This object is currently on display in room 206 as part of Botanical Expressions. There are 2 other images of this object. See our image rights statement.

 

See more objects with the tag decoration, ornament, science, education, book, print.

Object Timeline

  • We acquired this object.

1907

  • Work on this object began.

1917

  • Work on this object ended.

1970

2019

2022

  • You found it!

The Use Of The Plant In Decorative Design, Book

This is a The Use of the Plant in Decorative Design.

This object is not part of the Cooper Hewitt's permanent collection. It was able to spend time at the museum on loan from Smithsonian Libraries and Archives as part of Botanical Expressions.

It is dated ca. 1912. Its medium is lithograph on paper. It is a part of the department.

Maud Lawrence and Caroline Sheldon, the authors of The Use of the Plant in Decorative Design, were art teachers based in the Midwest region of the United States. Their book was written for grade school
and high school students, providing exercises in creating patterns from nature studies with simple stencils.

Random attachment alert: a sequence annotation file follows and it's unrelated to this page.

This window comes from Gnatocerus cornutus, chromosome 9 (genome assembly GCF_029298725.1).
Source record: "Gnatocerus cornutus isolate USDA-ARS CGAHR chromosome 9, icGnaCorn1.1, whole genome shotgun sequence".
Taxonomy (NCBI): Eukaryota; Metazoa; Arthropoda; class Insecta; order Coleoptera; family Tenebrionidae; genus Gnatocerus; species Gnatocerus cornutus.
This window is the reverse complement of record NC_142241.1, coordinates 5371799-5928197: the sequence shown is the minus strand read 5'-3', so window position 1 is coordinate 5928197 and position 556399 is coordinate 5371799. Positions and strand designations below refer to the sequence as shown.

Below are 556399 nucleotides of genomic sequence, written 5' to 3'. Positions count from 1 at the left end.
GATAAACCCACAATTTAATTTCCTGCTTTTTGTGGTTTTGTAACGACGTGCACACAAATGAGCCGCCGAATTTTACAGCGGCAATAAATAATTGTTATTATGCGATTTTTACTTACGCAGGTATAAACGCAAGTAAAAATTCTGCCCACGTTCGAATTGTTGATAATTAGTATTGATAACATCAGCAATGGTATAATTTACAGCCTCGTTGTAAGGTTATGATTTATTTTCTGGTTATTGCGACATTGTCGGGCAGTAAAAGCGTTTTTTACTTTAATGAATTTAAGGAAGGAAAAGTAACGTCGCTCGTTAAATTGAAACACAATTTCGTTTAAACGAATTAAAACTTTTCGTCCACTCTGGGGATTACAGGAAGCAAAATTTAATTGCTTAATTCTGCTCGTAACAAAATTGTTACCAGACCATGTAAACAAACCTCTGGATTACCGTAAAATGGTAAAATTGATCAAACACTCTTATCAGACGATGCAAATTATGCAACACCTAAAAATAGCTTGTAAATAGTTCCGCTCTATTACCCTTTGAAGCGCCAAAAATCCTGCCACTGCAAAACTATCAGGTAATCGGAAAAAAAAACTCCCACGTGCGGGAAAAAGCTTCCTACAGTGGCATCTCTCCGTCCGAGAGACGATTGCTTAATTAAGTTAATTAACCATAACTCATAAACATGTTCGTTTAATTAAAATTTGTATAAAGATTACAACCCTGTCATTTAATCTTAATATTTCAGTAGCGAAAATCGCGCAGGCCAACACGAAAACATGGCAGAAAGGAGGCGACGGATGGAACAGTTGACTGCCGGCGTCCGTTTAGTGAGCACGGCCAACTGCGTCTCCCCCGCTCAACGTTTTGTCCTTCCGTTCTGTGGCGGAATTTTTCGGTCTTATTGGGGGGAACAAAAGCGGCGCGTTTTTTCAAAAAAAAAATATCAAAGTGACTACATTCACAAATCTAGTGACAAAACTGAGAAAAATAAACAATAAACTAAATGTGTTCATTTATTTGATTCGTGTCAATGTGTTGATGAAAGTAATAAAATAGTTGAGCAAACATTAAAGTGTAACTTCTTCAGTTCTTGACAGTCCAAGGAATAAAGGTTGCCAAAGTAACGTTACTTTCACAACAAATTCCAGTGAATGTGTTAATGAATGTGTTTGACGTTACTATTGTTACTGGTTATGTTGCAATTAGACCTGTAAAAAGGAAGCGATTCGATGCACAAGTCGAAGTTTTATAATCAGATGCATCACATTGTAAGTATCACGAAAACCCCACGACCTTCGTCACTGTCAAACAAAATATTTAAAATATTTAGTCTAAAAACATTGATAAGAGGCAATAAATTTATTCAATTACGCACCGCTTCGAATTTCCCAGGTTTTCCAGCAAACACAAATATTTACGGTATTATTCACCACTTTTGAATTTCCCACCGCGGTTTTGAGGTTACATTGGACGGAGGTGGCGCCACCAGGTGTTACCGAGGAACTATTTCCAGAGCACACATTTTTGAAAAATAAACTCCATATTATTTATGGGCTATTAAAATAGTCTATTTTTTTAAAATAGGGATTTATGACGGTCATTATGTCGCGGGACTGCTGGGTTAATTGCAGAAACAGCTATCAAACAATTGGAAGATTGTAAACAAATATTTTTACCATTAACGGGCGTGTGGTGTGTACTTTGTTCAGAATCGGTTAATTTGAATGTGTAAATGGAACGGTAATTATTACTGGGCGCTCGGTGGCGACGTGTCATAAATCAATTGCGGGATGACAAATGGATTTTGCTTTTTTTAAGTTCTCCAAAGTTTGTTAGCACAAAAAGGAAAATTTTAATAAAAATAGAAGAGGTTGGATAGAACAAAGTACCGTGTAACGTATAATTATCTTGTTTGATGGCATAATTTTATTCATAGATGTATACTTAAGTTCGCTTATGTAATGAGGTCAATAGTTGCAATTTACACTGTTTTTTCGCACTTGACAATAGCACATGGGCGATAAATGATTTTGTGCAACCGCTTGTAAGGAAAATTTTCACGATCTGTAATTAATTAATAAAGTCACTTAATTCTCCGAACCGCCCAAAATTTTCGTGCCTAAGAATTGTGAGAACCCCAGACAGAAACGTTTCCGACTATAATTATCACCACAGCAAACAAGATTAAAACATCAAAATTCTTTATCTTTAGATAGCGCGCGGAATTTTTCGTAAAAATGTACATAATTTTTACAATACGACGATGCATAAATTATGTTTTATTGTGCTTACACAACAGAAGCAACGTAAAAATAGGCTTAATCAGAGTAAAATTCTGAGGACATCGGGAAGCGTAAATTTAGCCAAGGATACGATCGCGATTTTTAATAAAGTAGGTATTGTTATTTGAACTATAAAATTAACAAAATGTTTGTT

It is credited Smithsonian Libraries, NK1560 .L3X 1912.

  • Model, Ricinus Communis
  • wood, papier-mâché, cardboard, plaster, reed pith, metal, string, feathers,....
  • Smithsonian’s National Museum of American History.
  • 22.2018.1

Our curators have highlighted 3 objects that are related to this one.

  • Cabinet
  • mahogany (base and cabinet), birch (interior shelves), lithography on paper.
  • Private Collection, San Francisco.
  • 12.2019.1

Its dimensions are

H x W (book open): 25.4 × 38.1 cm (10 × 15 in.)

There are restrictions for re-using this image. For more information, visit the Smithsonian’s Terms of Use page.

If you would like to cite this object in a Wikipedia article please use the following template:

<ref name=CH>{{cite web |url=https://www-4.collection.cooperhewitt.org/objects/2318798072/ |title=The Use Of The Plant In Decorative Design, Book |author=Cooper Hewitt, Smithsonian Design Museum |accessdate=25 May 2022 |publisher=Smithsonian Institution}}</ref>